Quantum Design Automation and Quantum Architectures / Dr. Naser Mohammadzadeh
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Quantum computing is a rapidly evolving research area. Its huge computational power compared to classical computing is the main motivation of researchers. Although the demonstration of quantum systems has been limited to some dozen qubits, scaling the current small-sized lab quantum systems to large-scale quantum systems that are capable of solving meaningful practical problems needs design automation techniques. In a large picture view, the quantum circuit design flow can be divided into two processes: synthesis and physical design. The synthesis process converts a description into an optimized gate-level and technology-independent netlist. The physical design process maps the resulted netlist onto the quantum circuit fabric. The physical design of quantum circuits is typically partitioned into (I) placement and routing, (II) scheduling, (III) physical synthesis, and (IV) optimization that attempts to improve circuit metrics. In the first part, I´ll talk about some of our contributions in the physical design automation, such as Quantum Physical Synthesis concept.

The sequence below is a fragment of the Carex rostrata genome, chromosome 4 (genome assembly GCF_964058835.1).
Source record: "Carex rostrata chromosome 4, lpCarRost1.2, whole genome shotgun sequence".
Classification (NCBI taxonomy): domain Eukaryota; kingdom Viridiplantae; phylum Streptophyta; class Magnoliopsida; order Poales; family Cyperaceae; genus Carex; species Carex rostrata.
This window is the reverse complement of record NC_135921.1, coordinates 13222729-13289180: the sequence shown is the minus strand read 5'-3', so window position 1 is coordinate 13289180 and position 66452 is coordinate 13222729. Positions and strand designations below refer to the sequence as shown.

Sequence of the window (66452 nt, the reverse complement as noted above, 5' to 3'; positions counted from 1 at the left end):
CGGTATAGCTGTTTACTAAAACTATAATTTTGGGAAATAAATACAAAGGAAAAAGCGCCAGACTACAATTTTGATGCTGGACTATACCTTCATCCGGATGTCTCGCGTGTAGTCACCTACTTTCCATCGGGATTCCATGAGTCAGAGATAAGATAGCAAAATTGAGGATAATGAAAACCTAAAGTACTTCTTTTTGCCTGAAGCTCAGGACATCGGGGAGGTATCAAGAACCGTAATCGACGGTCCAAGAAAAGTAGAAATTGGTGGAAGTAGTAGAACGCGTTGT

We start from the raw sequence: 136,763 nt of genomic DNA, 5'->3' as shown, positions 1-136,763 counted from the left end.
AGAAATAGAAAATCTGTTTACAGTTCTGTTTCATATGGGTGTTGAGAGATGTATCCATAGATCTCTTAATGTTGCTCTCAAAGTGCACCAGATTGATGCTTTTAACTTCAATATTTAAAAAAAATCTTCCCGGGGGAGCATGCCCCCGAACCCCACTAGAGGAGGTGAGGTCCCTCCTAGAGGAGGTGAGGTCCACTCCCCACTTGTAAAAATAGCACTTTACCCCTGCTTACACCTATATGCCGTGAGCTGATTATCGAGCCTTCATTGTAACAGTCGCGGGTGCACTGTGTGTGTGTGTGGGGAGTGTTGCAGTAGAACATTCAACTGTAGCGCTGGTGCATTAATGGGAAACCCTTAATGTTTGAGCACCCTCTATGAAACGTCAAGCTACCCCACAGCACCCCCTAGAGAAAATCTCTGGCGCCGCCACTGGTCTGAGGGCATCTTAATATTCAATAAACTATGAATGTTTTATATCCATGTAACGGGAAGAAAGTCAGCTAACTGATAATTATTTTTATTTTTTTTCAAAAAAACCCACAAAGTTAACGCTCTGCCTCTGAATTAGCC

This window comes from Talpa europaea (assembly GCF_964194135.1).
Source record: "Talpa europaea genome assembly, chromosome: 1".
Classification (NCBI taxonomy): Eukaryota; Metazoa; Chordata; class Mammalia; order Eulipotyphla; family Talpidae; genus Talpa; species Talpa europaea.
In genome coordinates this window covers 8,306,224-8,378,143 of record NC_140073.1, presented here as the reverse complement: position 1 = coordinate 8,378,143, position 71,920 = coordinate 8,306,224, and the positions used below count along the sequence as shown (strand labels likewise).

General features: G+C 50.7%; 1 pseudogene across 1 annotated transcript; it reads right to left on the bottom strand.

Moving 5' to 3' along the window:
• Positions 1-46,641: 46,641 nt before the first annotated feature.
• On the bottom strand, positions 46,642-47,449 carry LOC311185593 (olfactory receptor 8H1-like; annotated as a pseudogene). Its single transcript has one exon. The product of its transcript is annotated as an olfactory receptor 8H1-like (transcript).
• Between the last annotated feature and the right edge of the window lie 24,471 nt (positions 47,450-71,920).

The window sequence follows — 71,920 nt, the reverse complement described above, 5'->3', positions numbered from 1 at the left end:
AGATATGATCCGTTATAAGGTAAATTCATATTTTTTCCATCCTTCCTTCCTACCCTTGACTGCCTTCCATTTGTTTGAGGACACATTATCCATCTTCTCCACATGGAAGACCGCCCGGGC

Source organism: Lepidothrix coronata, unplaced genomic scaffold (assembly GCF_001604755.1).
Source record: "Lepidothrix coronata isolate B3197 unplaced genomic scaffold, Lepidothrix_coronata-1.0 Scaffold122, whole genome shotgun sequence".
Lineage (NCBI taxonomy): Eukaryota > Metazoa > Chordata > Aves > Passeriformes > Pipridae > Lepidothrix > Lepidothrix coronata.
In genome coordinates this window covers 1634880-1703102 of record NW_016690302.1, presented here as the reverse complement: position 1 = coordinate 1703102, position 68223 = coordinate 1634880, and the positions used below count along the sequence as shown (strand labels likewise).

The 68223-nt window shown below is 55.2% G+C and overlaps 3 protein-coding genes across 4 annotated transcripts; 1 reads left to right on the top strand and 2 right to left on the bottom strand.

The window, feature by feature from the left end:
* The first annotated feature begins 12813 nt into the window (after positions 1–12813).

The architecture of a quantum computer plays a key role in its performance. The main task of a quantum architecture is to determine the organization of processing units and how they interconnect and communicate to manipulate data. Much of the quantum research until now has been concentrated on the two extremes: quantum algorithms and complexity theory at the top, and quantum physics at the bottom. Quantum information processing has moved up to the point where architecture-level solutions can be beneficial to close this gap. In spite of their importance, they have not received much attention, leaving much area for high-impact research. Although several candidate technologies have been presented for the realization of a quantum computer to date, developing a scalable computer architecture for each one is still a challenging problem.